Dr. Andrea Bonior: Do you have a new friendship you're trying to get off the ground? And instead it seems to be skidding and floundering and heading towards what seems to be a certain death. Today we're talking about seven common friendship mistakes that can keep a friendship from actually becoming a friendship. With friendship meaning so much to our mental and emotional health. It's key that we can have the skills to build new friendships when we need them, especially with so many people feeling lonely. If you've ever wondered how to have a better chance of turning that acquaintance into a friend, you'll want to listen to today's Baggage Check. Welcome. I am so glad that you are here. I'm Dr. Andrea Bonior and this is Baggage Check: Mental Health Talk and Advice, with new episodes every Tuesday and Friday. Baggage Check is not a show about luggage or travel. Incidentally, it is also not a show about why there wasn't a scene at the Philadelphia Museum of Art stairs in Rocky Four. Okay, on to the show. As a lot of you listeners know, friendships are one of my areas of passion. That sounds strange. I mean, I really love friendship academically, research wise, clinically. I've written a book about it. A book with a hot pink cover that really is obnoxious. And I can say that now because we're a decade out. And I work with a lot of people in therapy about building better friendships. I do a lot of speaking and writing about friendships, and often what I hear is that the problem isn't meeting people or even keeping friendships. It's that gap between meeting people and turning them into a friendship. How do you go from acquaintance to friend? We're talking about building friendships, not just meeting people for friendships, because oftentimes, though, the meeting part can certainly be tough, and I don't want to take anything away from that. It can be even tougher to turn those occasional or chance meetings into something that's a deeper relationship. How do you build a friendship with that coworker or the person that you chat with at the gym without seeming like a stalker? And why do some friendships never get off the ground despite your best efforts? Well, I've been working with people about this for a very long time, and certain roadblocks pop up over and over and over again. There are particular common behaviors that we tend to do without thinking, but these are mistakes that can often keep friendships from really becoming friendships. So here are seven common missteps that can easily derail things. And you don't need to feel bad if you do these things. A lot of these things are natural. They're very common human reactions. But hopefully if we illuminate them today, then you can change them up if you're looking to actually be able to make the friendships that you'd like to have. So, number one, not asking questions or following up, this is going to lead you to be caught in some sort of small talk purgatory. I promise you, if you see somebody all the time, but you never actually nudge towards deeper questions, then you're just going to be caught always talking about the weather and let me guess, the weather has been crazy, right? But ask yourself, are you actually showing an interest in the other person's life by asking questions? Not too intrusive, of course, but questions paying attention to the answers, following up. Are you giving the other person the opportunity to express themselves? If you're not, you're kind of just giving a soliloquy without the stage makeup. So you've got to ask questions, show genuine interest in the responses, follow up the next time you meet. That's often what builds a foundation? I work with people all the time who say, yeah, I see this person in carpool pickup all the time. We talk about the same things each week. We're stalled, but I'd love for her to become more of a friend. Well, follow up ask something a little bit more personal. Again, not intrusive, but something that you can then follow up the next week. Oh, how was that visit with your parents? Oh, did your air conditioning end up getting fixed? Etc, etc. Number two, letting one mistake paralyze you. Let's say that you made a joke that you shouldn't have and now you're ruminating about it and you're thinking about it. Or you forgot to have your phone on when she was going to call to meet up. Sometimes when a friendship or an acquaintanceship is in the early stages, one false move paralyzes people, it feels like a death sentence. But of course, like many things in life, it's how you handle the mistake that has the lasting impact, not the mistake itself. If you can actually not ghost the person after the mistake, that is key, right? A lot of people start to hide in their holes after the mistake and then guess what? They've pretty much ghosted the person. And that's a bigger offense than the original mistake, most likely. So when you have a specific and gracious and quick apology and a true effort to not let it happen again, whatever you did, that gets things back on track a lot more often than just hiding would. Being so embarrassed that you pull a disappearing act that's going to kill a friendship. It does every time, I promise. And I see people on both sides of this all the time. The people who can't bring themselves to reach out after they slipped up and also the people wondering why that person slipped up and then now disappeared. Number three, being pushy or overly indecisive about plans. So we got the two extremes here and I feel like they're both very common. Let’s say you're finally planning to go get coffee with that person that you're trying to take from an acquaintance to a friend. You're finally going to go grab a smoothie with that person from spin class, or drink after work with a colleague, or you've been invited to a barbecue with that other family from your kids swim class. Maybe you're going to now be too pushy insisting that you've got really narrow parameters about what might work. It's got to be at this spot that this exact time, or else you can't linger a moment longer. Or on the other hand, the plans themselves don't get off the ground because you're too wishy washy about it and you're too indecisive and you won't put forth any effort to choosing anything. Friendships flourish when both parties make plan making as easy as possible and as natural as possible. Setting up a bunch of rigid parameters is going to make the other person wonder if you're worth the effort, even if you are. And if you're on that opposite end of the spectrum where you just refuse to pick a restaurant despite them asking three times, or you say whatever works for you 17 times when they are actually looking for some guidance and some help on logistics, that's going to feel like too much effort for them as well. Number four trying too hard to impress. It's an understandable impulse. You want to show your best self friendship is a lot like dating, so you're going to have those temptations to extol your virtues or to name drop. But nothing says insecure like your fourth mention of once having dated Matt Damon's second cousin, right? Bear in mind that the research shows that people tend to like people who can be self deprecating. People who can expose some vulnerabilities so constantly inflating yourself could move you into competition mode. And that's more conducive to that horrible word frenemy than it is to friendships. Of course, don't rag on yourself either, or keep selling yourself short. Of course it's a balance. But what I see being most damaging, most commonly, is that need to inflate yourself. Leave the self inflation to those sleeping pads that are really cool when you're camping and they just automatically give you a couple extra inches of air. Number five breaking confidences. You might feel so honored to have been told something juicy by your new friend that you can't help but be proud of it and tip your hand to another friend about it. Or maybe you didn't really think that the news was as sensitive as it was and it didn't really occur to you that you shouldn't share it and you just didn't use good judgment. You just didn't pause. Either way, that's already going to put some cracks in the building blocks of trust and intimacy that are needed to form a genuine relationship. So even if the person doesn't find out about your loose lips immediately, they might eventually. Breaking trust right away and making yourself more of a sieve for secrets rather than a vault. That's a very common way of keeping a good friendship from beginning. And number six gossiping too much. This is very related. Now, I'm not going to sit here and lecture about gossiping. I am not somebody that thinks that any talk about other people is automatically a bad thing. As somebody who ponders human behavior for a living and who has spent more time reading celebrity news than I would care to admit, I do find it unrealistic to say that we're not going to talk about other people. I do think that's part of being human. I do think that there are some evolutionary reasons, even for it, how we talk about others and we compare ourselves. And sometimes it's even helpful to build community to really have a sense of talking about other people if it's not in a cruel way. Of course, it doesn't always have to be malevolent. But some gossip, let's face it, it's truly toxic. It is unkind, it is mean spirited, it is a betrayal. And when you talk about others to make them look bad, directly or indirectly, it's only going to make your new friend wonder what you're saying about them when they're not around and whether or not you're worthy of trust and if maybe they should just protect themselves by backing away now and then finally missing cues. The very best friends are empathetic. They're responsive. They're sensitive to their friends needs. So when you don't show those qualities, you're not going to be as attractive as a potential friend. When you can't take the hint that the person really doesn't want to text while they're at work, when you don't really get that this is not really a good week to meet or that a certain topic is uncomfortable. To talk about. Or that maybe they're not really wanting to answer a certain question. Or they don't share your rather unique views on the US tax code. That's going to turn you into something of a chafing presence or even sort of a bulldozing nightmare. Listen and observe and make eye contact. Notice body language and try to respond accordingly. And of course, many of us have problems with social cues. Many people who are neurodivergent might especially struggle with this. And that's all okay. The question is, do you have an awareness of the fact that you want to try to be responsive and sensitive to the other person? Maybe you make self deprecating jokes about the fact that you don't always get cues and that's okay. You can get ahead of it. But a lot of times we're so caught up in what we want to say and what we want to do that we don't even just pause and think, I should be taking the other person into account here. I should be listening and asking them if I'm unclear of whether or not this is right and if I can't take their hints, I can ask directly. So just think about that level of sensitivity. It will go a long way. So hopefully if you recognize yourself in these seven tips, you know where to begin. Of course, there are lots of ways you can probably still make friendships, even if you have some of these characteristics or you commit some of these quote unquote errors. But they should be starting places for you to see, maybe how to troubleshoot some things that might be going wrong. Because again, I see these play out a lot. If there are specific obstacles that you see getting in the way of some of your early friendship building, let me know. Thanks for joining me today. Once again, I'm Dr. Andrea Bonior, and this has been Baggage Check. With new episodes every Tuesday and Friday. Join us on Instagram @baggaecheckpodcast. Give us your take and opinions on topics, guests and you know you've got that friend who listens to like 17 podcasts? We’d love it if you told them where to find us. Our original music is by Jordan Cooper, cover art by Daniel Merity and my studio security, it's Buster the Dog. Until next time, take good care.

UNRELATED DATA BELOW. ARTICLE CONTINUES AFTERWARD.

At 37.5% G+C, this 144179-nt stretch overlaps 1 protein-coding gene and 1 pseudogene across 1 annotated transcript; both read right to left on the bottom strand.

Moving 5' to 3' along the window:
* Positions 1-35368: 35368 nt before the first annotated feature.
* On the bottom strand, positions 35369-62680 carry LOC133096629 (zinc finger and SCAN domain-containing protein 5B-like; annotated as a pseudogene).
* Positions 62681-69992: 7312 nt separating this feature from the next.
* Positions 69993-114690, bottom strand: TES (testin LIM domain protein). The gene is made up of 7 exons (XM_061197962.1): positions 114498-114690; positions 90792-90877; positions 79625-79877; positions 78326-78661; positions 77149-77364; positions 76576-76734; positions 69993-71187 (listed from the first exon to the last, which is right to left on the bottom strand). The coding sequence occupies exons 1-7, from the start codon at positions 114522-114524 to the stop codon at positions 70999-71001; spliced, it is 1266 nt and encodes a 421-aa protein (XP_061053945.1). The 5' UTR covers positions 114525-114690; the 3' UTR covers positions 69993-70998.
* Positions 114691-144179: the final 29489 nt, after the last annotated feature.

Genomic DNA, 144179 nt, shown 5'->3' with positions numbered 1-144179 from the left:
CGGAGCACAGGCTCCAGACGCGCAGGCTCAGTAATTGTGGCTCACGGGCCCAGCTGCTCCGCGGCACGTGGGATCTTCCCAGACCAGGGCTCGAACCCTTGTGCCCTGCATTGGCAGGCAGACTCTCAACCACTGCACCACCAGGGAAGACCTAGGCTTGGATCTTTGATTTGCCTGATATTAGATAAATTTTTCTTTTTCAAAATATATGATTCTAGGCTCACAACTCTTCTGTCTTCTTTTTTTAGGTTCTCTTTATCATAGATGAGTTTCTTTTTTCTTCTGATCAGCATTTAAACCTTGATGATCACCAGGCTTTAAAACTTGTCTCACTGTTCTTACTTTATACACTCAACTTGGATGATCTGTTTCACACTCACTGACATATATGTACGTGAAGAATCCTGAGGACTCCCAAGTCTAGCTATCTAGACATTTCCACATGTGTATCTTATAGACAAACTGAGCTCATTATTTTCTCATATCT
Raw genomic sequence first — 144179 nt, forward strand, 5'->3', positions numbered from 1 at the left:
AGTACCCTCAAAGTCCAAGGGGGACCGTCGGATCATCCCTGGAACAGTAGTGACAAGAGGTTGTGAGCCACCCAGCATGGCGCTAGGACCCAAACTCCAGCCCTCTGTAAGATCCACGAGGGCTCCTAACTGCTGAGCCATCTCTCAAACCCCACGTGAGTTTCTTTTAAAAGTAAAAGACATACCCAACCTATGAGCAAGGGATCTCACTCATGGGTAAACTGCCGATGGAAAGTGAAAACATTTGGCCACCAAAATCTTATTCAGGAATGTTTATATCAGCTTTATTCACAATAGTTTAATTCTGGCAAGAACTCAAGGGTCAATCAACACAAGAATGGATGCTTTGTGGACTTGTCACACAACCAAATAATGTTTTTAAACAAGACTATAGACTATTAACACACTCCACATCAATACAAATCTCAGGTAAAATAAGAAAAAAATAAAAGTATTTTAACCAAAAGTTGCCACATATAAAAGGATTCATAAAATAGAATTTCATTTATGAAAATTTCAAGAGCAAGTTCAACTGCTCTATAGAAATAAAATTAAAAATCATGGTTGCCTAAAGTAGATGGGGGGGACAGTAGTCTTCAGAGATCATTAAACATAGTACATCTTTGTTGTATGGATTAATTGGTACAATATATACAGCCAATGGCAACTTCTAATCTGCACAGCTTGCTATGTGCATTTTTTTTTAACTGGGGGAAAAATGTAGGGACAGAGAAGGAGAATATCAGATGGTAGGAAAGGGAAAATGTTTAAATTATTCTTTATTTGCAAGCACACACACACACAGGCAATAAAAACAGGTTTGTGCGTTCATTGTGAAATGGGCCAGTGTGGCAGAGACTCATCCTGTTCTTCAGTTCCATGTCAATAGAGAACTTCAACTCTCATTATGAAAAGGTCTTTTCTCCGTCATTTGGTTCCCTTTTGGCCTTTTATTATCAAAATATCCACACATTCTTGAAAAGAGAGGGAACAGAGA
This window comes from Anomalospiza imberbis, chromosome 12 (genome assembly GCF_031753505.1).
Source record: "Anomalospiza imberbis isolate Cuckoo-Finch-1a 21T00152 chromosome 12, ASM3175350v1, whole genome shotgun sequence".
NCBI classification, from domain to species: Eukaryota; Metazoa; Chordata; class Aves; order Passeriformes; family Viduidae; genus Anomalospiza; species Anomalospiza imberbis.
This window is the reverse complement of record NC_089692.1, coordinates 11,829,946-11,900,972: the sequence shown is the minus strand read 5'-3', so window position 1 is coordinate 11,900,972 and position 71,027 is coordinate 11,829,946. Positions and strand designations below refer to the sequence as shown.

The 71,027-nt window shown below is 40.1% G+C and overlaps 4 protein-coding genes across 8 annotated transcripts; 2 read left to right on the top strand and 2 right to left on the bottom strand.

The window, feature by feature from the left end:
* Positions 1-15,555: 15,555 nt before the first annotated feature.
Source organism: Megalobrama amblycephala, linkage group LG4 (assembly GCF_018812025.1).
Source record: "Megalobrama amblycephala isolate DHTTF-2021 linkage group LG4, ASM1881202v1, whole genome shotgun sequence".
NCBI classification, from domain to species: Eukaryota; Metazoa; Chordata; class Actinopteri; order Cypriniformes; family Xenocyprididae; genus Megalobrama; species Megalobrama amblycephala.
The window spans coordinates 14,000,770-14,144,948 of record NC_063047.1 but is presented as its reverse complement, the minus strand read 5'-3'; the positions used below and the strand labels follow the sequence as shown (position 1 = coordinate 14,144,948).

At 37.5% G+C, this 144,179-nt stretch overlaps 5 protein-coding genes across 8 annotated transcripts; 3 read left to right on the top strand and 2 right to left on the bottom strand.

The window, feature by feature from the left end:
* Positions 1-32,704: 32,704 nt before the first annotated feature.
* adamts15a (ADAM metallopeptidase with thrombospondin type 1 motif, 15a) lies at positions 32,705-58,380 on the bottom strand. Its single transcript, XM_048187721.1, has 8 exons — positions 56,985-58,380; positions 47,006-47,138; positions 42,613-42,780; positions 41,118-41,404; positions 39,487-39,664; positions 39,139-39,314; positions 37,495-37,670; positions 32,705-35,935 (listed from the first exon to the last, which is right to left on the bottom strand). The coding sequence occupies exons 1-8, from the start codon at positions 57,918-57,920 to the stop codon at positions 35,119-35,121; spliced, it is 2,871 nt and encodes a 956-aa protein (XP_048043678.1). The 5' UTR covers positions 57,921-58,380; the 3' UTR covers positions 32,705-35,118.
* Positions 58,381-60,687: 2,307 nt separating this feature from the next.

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About the Podcast

Baggage Check: Mental Health Talk and Advice
with Dr. Andrea Bonior
We've all got baggage. But what do we choose to do with it?
Every other Friday, licensed clinical psychologist, best-selling author and popular psychology professor Dr. Andrea Bonior takes your mental health questions, and makes you part of the conversation. Join her and other voices as they translate research into real life, and talk about relationships, emotions, health, psychological disorders, stress, finding meaning, work, and occasionally-- just occasionally-- the most obscure dance crazes of 1997.
All are welcome, and nothing is off limits. With science, compassion, and humor, she's here to help.

About your host

Profile picture for Andrea Bonior

Andrea Bonior

Andrea Bonior, Ph.D., is a licensed clinical psychologist, speaker, and the best-selling author of “Detox Your Thoughts." She was the longtime mental health advice columnist for The Washington Post, and appears regularly in national media, including CNN and NPR, with several popular courses on the LinkedIn Learning platform. Dr. Bonior’s blog for Psychology Today has been read more than 25 million times. She serves on the faculty of Georgetown University, where she recently won the national Excellence in Teaching award, given by the American Psychological Association.